A few years later, while an undergraduate, I took a co-op position with Xerox. I worked on the first color copiers. In early designs, the heat required to fuse magenta, cyan, yellow, and black toner on paper often resulted in flaming copies arriving at the output tray. To remedy the situation, Xerox management paid millions to license technology from an overseas inventor. The new technology used smaller toner particles suspended in decane—also known as charcoal lighter fluid. The carrier solvent was burned in a catalytic converter generating heat to dry the copy. Xerox leadership missed the fact that burning hydrocarbons indoors was unwise. To save face, my group, one engineer and one technician, had the summer to find another solution. I got a patent application for a compact, refrigeration-based solvent recovery system for an office copier. My invention, however, was too energy intensive to be marketable. Xerox spent three more years trying to make liquid toner technology work, and others beat them to a practical color copier.

In 1978, Kodak and Xerox were world-class technology companies. They were my hometown's leading employers. Between 1980 and today those two companies laid off more than 50,000 workers in Rochester alone. They lost their positions of world leadership due to a complete and utter lack of vision from their own leadership. They spent so much time managing and looking inward that they failed to look forward. When I later had my own employees, I assembled an experienced board of directors and studied relentlessly to glean insight from case studies of successful and unsuccessful business leaders. While both are necessary, management and leadership are very different qualities. Leadership requires a clear vision of where you are going. I once read that “visions without actions make daydreams, actions without vision make nightmares.” I was 22-years-old when I left Xerox and I am grateful for deep lessons learned early in my career.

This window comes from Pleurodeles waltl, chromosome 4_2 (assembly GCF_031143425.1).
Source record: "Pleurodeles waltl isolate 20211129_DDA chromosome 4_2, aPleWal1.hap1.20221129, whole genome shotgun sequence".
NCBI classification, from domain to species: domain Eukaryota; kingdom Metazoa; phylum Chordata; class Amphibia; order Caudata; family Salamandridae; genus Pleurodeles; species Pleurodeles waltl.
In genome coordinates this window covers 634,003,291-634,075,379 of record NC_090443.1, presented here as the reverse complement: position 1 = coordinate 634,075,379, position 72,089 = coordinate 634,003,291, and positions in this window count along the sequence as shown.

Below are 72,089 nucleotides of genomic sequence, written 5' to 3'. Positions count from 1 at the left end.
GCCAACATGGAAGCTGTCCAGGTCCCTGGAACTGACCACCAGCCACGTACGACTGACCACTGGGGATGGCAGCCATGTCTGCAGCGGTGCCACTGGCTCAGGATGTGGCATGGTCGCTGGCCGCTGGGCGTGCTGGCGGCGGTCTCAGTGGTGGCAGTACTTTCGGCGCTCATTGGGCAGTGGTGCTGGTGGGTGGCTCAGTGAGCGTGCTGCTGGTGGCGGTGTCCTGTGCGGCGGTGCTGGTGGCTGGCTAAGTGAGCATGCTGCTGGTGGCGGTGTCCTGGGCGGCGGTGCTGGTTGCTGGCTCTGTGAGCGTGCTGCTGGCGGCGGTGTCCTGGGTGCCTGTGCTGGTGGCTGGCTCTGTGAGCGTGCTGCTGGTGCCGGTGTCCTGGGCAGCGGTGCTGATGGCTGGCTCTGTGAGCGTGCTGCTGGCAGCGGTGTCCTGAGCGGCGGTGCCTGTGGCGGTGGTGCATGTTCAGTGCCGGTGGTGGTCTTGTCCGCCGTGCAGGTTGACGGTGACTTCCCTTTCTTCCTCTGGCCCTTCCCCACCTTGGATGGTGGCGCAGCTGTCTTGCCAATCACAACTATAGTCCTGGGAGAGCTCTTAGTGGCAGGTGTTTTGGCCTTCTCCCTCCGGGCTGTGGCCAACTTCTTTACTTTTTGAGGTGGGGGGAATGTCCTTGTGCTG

Nuclear fusion at MIT

In 1986, I entered graduate school at MIT to study nuclear fusion energy. This appealed to me as an ideal combination of challenging physics, cool engineering, and a worthwhile cause. The research was indeed challenging, and I was given extraordinary freedom to innovate. My research was to build a millimeter-wave system that would measure the temperature profile of the 85 million degree fusion plasma every 5 milliseconds. This was done with a very fast Michelson interferometer which I designed and constructed. The instrument used a counterbalanced crankshaft to drive a reciprocating mirror at 3,000 rpm, in vacuum, while keeping the moving mirror within quarter-wavelength of perfect parallelism and flatness. I designed and built a quasi-optical beam line to transport cyclotron radiation from the plasma to the interferometer. Five CNC-machined, hand-polished, off-axis parabolic mirrors created a millimeter-wave image of the plasma at the detector with very low signal loss.